Friday, June 3, 2016


"Chin up," a coach said to him. "You had a great season."

"Hey, that's a great time, nothing to feel bad about," another coach said to him.

Peyton ran a personal best in the two-mile event at the county track meet, which was the largest middle school track meet in the country. It was a great time. But not great enough to be on the podium so Peyton was disappointed and mad at himself. He came in 11th place.

But there's more to this story, for him and me. 

In the pictures I post of my kids playing sports (baseball, basketball, softball, football, track, etc.) I use the hashtag #sportsmom. I use it because it's cute. I also use it because whether I like it or not, I am a sports mom. (There are times I don't, times when the games are too rough (football!) or intense (parts of travel baseball!) or the other parents are yelling and it makes me uncomfortable.)

Being a #sportsmom for almost a decade now has taught me a few things.  It has taught me that sports are more than the medals and podiums. Sports can be about building character and resilience and integrity. And that is what Peyton has.

Peyton, my kid who suffered a severe and scary concussion at school last spring and then broke his freaking femur in a football game last fall. He had surgery and pins and plates and a wheelchair for few months and physical therapy. He is the kid that didn't complain once. He is the kid that worked hard in physical therapy. He is the kid whose only question for his surgeon at a follow-up appointment was "do you think I can run track this year?"  

He works hard.

The goal of getting back on the track motivated him to not feel sorry for himself. It's what got him moving as soon as the doctor cleared him to walk last January.

At the beginning of track season he was worried he wouldn't be able to run as well as he had last year. I was worried that the hardware in his leg wouldn't hold up and he would collapse on the track. Being a #sportsmom isn't for the weak. It involves a lot of worry, and sometimes irrational fear.

He didn't collapse that first track meet. I cried with relief and gratitude. 

Being a #sportsmom you just want your kid to be happy and feel good.
That's why yesterday my heart felt a bit heavy for him because I knew he was disappointed that he didn't get on the podium. But then I was like wait a minute....this kid made it. His goal was to run track. He did it, and he did it well. 

I love that he loves to compete. I love that he works hard. I love that he takes things seriously and wants to continually improve in whatever sport he is playing. All of that dedication carries over into other areas of his life (like the whole broken leg).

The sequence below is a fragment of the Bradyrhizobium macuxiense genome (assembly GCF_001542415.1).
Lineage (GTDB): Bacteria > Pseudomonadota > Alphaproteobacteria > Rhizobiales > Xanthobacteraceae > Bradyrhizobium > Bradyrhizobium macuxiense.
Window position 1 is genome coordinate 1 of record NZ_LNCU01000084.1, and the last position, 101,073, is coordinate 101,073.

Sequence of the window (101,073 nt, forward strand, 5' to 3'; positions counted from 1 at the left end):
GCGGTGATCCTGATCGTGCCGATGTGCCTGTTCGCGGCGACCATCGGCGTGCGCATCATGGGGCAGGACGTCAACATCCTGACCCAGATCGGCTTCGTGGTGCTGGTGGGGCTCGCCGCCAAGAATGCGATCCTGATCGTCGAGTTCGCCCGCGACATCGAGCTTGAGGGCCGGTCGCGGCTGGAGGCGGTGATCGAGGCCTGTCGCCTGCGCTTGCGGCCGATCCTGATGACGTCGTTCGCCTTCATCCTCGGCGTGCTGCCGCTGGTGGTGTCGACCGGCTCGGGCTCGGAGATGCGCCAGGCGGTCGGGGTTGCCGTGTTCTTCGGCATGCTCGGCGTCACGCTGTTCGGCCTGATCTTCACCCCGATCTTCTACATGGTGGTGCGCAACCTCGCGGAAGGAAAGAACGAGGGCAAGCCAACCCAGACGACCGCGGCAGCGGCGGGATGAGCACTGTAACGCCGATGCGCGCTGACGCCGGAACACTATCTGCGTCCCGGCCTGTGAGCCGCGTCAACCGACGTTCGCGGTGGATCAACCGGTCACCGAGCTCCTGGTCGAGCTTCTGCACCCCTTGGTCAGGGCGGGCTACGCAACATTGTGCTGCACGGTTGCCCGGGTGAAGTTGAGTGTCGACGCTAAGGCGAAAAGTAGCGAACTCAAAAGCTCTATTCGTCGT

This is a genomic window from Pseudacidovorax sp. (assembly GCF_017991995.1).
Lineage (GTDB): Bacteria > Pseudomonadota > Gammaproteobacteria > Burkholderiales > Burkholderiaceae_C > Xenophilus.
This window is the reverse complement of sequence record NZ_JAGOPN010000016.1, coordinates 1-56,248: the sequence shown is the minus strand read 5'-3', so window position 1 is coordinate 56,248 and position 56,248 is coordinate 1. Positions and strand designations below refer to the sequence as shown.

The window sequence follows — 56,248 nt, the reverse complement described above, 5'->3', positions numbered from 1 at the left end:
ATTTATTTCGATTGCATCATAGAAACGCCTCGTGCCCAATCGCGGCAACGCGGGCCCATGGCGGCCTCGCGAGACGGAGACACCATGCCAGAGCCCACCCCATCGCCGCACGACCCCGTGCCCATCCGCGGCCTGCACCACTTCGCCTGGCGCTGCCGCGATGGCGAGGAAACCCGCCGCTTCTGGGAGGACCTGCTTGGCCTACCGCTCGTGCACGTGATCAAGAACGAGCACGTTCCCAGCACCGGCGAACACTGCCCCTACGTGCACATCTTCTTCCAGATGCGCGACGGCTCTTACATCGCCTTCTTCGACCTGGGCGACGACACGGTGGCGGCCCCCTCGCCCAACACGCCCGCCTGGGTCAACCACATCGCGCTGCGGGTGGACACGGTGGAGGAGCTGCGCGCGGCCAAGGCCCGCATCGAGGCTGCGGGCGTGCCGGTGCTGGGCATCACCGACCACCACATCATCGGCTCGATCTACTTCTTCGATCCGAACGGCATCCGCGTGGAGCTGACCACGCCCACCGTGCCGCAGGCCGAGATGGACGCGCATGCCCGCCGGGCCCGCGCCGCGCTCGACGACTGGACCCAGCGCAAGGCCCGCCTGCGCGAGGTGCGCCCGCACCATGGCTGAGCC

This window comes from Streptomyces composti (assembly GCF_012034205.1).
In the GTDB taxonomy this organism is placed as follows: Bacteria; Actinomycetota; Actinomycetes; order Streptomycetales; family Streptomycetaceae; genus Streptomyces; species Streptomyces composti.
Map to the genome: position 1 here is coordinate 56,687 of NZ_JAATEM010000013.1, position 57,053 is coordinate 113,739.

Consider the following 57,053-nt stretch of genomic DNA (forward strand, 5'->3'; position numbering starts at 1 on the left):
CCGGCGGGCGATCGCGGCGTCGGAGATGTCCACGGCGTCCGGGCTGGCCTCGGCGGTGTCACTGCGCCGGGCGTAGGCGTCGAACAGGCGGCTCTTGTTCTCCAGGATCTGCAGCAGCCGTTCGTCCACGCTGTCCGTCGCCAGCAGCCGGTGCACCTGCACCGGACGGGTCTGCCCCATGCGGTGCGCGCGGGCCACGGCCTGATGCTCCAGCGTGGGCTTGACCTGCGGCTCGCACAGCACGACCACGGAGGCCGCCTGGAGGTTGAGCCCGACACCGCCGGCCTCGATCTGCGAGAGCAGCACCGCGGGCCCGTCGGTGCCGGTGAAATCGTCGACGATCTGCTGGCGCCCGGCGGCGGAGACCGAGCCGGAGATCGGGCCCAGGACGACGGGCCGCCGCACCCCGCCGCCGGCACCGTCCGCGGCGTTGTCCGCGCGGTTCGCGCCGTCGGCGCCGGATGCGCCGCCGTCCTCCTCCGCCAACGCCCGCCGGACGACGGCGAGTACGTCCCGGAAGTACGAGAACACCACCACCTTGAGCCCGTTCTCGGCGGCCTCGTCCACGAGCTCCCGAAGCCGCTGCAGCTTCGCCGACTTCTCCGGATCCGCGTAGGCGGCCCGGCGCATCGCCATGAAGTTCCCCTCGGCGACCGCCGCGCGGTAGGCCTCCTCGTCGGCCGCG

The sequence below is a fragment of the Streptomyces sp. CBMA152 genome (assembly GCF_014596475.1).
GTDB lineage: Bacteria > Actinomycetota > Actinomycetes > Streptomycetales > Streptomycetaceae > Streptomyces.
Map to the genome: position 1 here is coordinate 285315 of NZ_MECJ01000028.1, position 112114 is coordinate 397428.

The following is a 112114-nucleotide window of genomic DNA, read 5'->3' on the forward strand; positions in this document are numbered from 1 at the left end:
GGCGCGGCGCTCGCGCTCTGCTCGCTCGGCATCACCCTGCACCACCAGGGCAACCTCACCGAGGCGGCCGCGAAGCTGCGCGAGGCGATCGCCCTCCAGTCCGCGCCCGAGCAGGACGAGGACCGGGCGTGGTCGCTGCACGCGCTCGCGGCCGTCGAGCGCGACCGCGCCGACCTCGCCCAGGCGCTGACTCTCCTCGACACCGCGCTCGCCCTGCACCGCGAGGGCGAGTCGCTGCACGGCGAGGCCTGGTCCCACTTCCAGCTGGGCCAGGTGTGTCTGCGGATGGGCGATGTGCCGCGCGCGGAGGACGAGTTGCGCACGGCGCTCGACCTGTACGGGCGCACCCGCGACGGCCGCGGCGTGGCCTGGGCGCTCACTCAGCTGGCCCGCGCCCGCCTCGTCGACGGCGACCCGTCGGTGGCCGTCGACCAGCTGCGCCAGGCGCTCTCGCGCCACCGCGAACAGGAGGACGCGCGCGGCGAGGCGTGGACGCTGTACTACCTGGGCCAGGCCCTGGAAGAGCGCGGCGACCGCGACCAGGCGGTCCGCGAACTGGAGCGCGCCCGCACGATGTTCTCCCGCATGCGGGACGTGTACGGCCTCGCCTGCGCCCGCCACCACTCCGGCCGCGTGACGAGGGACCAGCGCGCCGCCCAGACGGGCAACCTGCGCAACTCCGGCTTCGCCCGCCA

I was so happy to see him smiling at the end of the night.

Being a #sportsmom has taught me that sports are more than your own kid. It's about watching them support their friends and teammates. It's about encouraging them to compete and make each other better. It's about being happy when their friends reach or exceed their goals. It's about lifting up the other moms that are worried and feeling their kid's pain (I learned last fall about the power of mom support after Peyton broke his leg, the love was fierce and I felt it and appreciated it so much).  

Yesterday Peyton didn't make it onto the podium, but one of his good friends did. It happened to be the friend that ran with him in a relay last year. A friend that ran with him during the summer to stay fresh for the track season. A friend that carried his crutches for him and held doors open for him for months at school. 

These boys. 

I sat next to his mom (and my good friend) yesterday at the county track meet and we cheered together. We celebrated her son on the podium. She gave me knowing looks when I was worried about Peyton. We worried together about our boys. We wanted them to be happy. We wanted them to get the bigger picture and know how proud we are of them. We wanted them to drink enough water and Gatorade. We wanted them to know how much we love them. Because we are #sportsmoms.

This is my fellow #sportsmom and good friend hugging her son. It pretty much sums it all up.

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